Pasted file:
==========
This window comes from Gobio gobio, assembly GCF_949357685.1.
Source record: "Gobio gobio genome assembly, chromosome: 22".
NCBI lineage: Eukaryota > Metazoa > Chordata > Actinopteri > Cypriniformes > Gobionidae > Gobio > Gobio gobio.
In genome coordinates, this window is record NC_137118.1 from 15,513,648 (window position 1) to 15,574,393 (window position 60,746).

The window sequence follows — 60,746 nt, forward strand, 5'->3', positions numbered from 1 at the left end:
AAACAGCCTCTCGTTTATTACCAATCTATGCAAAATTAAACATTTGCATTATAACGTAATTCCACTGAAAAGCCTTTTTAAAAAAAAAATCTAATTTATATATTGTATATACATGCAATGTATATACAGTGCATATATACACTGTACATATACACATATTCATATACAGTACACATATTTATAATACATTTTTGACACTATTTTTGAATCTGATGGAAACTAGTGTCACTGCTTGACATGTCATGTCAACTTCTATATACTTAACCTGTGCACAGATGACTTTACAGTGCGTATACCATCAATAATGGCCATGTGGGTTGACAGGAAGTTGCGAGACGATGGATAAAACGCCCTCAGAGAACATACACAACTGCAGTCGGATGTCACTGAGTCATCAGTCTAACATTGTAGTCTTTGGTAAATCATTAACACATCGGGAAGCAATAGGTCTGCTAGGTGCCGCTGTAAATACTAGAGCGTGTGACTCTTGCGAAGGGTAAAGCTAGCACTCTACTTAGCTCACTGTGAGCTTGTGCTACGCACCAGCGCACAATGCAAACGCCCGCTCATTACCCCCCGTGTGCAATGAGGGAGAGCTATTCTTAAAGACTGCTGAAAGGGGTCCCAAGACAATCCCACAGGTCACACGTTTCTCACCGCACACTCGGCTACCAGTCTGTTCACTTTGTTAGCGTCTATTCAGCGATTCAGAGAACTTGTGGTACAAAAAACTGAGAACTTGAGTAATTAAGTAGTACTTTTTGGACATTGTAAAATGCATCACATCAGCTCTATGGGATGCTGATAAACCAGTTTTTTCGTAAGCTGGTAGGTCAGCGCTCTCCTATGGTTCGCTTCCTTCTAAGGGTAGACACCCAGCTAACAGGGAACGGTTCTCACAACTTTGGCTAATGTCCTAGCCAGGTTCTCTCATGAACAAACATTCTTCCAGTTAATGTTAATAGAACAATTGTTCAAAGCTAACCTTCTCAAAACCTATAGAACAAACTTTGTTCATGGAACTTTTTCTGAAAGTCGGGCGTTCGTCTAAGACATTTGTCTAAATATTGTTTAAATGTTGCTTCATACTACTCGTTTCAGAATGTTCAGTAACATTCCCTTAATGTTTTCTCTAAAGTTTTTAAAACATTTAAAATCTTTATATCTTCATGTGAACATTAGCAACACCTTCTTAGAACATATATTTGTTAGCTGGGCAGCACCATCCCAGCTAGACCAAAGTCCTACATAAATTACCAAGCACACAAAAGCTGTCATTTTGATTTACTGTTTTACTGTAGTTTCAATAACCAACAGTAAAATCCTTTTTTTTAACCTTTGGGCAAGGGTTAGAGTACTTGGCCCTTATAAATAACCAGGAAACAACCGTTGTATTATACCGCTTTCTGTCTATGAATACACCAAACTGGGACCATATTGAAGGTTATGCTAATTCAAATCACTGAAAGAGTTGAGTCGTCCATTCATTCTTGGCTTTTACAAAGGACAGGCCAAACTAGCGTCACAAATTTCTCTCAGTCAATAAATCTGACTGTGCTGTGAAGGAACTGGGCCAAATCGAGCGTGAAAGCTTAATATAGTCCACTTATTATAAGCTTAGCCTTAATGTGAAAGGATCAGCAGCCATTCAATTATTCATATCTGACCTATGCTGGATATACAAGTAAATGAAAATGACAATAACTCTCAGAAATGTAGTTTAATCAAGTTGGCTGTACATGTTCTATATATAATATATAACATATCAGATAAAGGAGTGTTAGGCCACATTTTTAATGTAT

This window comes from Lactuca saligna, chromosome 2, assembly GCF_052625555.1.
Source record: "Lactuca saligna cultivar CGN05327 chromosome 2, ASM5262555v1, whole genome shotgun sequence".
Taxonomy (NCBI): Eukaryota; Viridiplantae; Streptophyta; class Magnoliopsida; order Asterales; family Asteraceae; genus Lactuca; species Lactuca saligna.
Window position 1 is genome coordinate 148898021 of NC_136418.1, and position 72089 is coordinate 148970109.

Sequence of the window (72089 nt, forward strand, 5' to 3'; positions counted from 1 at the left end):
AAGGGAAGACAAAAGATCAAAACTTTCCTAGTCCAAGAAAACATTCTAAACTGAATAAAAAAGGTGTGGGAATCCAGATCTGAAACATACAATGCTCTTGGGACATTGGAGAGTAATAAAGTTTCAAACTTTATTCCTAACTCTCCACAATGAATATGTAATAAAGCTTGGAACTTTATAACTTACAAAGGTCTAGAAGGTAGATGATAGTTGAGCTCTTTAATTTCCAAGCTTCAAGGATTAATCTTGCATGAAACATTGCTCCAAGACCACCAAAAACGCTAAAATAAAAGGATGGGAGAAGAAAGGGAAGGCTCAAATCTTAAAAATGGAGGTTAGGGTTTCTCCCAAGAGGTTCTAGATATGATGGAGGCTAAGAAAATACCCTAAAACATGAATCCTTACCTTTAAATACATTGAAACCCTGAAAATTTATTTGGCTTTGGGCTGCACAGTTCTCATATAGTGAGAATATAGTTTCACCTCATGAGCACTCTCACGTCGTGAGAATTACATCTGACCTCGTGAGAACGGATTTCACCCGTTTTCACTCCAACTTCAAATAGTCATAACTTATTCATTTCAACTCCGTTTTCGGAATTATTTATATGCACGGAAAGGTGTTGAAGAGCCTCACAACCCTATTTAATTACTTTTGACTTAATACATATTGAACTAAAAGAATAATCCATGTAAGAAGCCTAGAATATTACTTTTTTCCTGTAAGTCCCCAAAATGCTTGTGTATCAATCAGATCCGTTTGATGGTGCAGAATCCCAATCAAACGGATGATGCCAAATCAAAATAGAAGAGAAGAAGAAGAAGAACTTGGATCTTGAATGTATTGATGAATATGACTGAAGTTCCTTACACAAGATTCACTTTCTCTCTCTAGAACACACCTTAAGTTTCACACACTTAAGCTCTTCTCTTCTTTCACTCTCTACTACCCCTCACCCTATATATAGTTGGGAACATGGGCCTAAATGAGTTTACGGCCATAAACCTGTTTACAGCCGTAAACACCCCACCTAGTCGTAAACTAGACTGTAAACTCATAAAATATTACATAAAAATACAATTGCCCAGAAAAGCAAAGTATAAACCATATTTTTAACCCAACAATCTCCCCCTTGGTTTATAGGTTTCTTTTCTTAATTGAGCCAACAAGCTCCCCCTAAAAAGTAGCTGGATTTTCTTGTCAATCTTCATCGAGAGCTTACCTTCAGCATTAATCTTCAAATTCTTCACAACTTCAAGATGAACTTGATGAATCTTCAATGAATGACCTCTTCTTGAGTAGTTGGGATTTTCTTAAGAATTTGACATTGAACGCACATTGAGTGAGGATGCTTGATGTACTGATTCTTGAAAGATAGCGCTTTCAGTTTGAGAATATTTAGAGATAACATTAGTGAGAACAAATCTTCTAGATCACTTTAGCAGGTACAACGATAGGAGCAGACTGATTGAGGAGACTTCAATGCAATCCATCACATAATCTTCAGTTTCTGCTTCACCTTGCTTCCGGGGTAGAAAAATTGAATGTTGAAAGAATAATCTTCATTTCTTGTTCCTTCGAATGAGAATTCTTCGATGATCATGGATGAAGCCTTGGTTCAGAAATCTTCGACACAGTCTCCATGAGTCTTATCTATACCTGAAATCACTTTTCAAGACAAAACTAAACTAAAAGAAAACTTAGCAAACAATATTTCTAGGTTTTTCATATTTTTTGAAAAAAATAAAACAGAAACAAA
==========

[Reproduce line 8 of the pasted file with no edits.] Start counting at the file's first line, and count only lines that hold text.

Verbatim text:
Source record: "Lactuca saligna cultivar CGN05327 chromosome 2, ASM5262555v1, whole genome shotgun sequence".